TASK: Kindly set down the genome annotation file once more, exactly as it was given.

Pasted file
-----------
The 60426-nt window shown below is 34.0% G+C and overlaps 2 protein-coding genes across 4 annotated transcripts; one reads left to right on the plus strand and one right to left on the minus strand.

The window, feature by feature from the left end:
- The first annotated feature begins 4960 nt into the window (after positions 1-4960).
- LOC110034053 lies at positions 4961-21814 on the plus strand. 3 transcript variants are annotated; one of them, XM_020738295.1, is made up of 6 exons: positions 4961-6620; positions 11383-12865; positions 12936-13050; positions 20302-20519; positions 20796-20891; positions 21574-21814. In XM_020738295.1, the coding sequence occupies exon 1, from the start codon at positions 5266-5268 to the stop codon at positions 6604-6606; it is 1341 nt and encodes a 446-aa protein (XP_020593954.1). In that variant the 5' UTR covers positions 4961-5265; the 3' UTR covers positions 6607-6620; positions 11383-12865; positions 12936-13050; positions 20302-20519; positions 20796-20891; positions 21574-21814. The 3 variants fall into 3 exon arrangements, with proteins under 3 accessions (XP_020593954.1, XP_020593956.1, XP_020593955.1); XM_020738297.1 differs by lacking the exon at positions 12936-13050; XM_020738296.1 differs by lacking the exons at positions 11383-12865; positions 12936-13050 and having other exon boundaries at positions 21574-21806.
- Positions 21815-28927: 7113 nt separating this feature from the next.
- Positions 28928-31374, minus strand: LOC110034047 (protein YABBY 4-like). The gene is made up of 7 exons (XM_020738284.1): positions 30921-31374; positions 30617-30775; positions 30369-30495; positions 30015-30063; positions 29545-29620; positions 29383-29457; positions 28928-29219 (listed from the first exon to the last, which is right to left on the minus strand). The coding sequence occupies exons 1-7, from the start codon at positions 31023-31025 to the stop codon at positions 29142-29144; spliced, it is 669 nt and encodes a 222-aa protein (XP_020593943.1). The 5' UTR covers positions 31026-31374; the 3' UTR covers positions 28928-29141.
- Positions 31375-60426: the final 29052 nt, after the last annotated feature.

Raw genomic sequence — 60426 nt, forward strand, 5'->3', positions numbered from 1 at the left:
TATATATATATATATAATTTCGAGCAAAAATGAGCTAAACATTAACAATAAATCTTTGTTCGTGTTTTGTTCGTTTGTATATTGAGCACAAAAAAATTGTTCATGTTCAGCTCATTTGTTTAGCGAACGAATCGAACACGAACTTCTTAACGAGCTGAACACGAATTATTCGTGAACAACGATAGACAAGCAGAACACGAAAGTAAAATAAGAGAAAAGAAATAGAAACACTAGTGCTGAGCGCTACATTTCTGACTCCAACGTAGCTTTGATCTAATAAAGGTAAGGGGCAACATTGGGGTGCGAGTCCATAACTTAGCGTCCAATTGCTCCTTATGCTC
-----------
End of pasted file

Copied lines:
The 60426-nt window shown below is 34.0% G+C and overlaps 2 protein-coding genes across 4 annotated transcripts; one reads left to right on the plus strand and one right to left on the minus strand.

The window, feature by feature from the left end:
- The first annotated feature begins 4960 nt into the window (after positions 1-4960).
- LOC110034053 lies at positions 4961-21814 on the plus strand. 3 transcript variants are annotated; one of them, XM_020738295.1, is made up of 6 exons: positions 4961-6620; positions 11383-12865; positions 12936-13050; positions 20302-20519; positions 20796-20891; positions 21574-21814. In XM_020738295.1, the coding sequence occupies exon 1, from the start codon at positions 5266-5268 to the stop codon at positions 6604-6606; it is 1341 nt and encodes a 446-aa protein (XP_020593954.1). In that variant the 5' UTR covers positions 4961-5265; the 3' UTR covers positions 6607-6620; positions 11383-12865; positions 12936-13050; positions 20302-20519; positions 20796-20891; positions 21574-21814. The 3 variants fall into 3 exon arrangements, with proteins under 3 accessions (XP_020593954.1, XP_020593956.1, XP_020593955.1); XM_020738297.1 differs by lacking the exon at positions 12936-13050; XM_020738296.1 differs by lacking the exons at positions 11383-12865; positions 12936-13050 and having other exon boundaries at positions 21574-21806.
- Positions 21815-28927: 7113 nt separating this feature from the next.
- Positions 28928-31374, minus strand: LOC110034047 (protein YABBY 4-like). The gene is made up of 7 exons (XM_020738284.1): positions 30921-31374; positions 30617-30775; positions 30369-30495; positions 30015-30063; positions 29545-29620; positions 29383-29457; positions 28928-29219 (listed from the first exon to the last, which is right to left on the minus strand). The coding sequence occupies exons 1-7, from the start codon at positions 31023-31025 to the stop codon at positions 29142-29144; spliced, it is 669 nt and encodes a 222-aa protein (XP_020593943.1). The 5' UTR covers positions 31026-31374; the 3' UTR covers positions 28928-29141.
- Positions 31375-60426: the final 29052 nt, after the last annotated feature.

Raw genomic sequence — 60426 nt, forward strand, 5'->3', positions numbered from 1 at the left:
TATATATATATATATAATTTCGAGCAAAAATGAGCTAAACATTAACAATAAATCTTTGTTCGTGTTTTGTTCGTTTGTATATTGAGCACAAAAAAATTGTTCATGTTCAGCTCATTTGTTTAGCGAACGAATCGAACACGAACTTCTTAACGAGCTGAACACGAATTATTCGTGAACAACGATAGACAAGCAGAACACGAAAGTAAAATAAGAGAAAAGAAATAGAAACACTAGTGCTGAGCGCTACATTTCTGACTCCAACGTAGCTTTGATCTAATAAAGGTAAGGGGCAACATTGGGGTGCGAGTCCATAACTTAGCGTCCAATTGCTCCTTATGCTC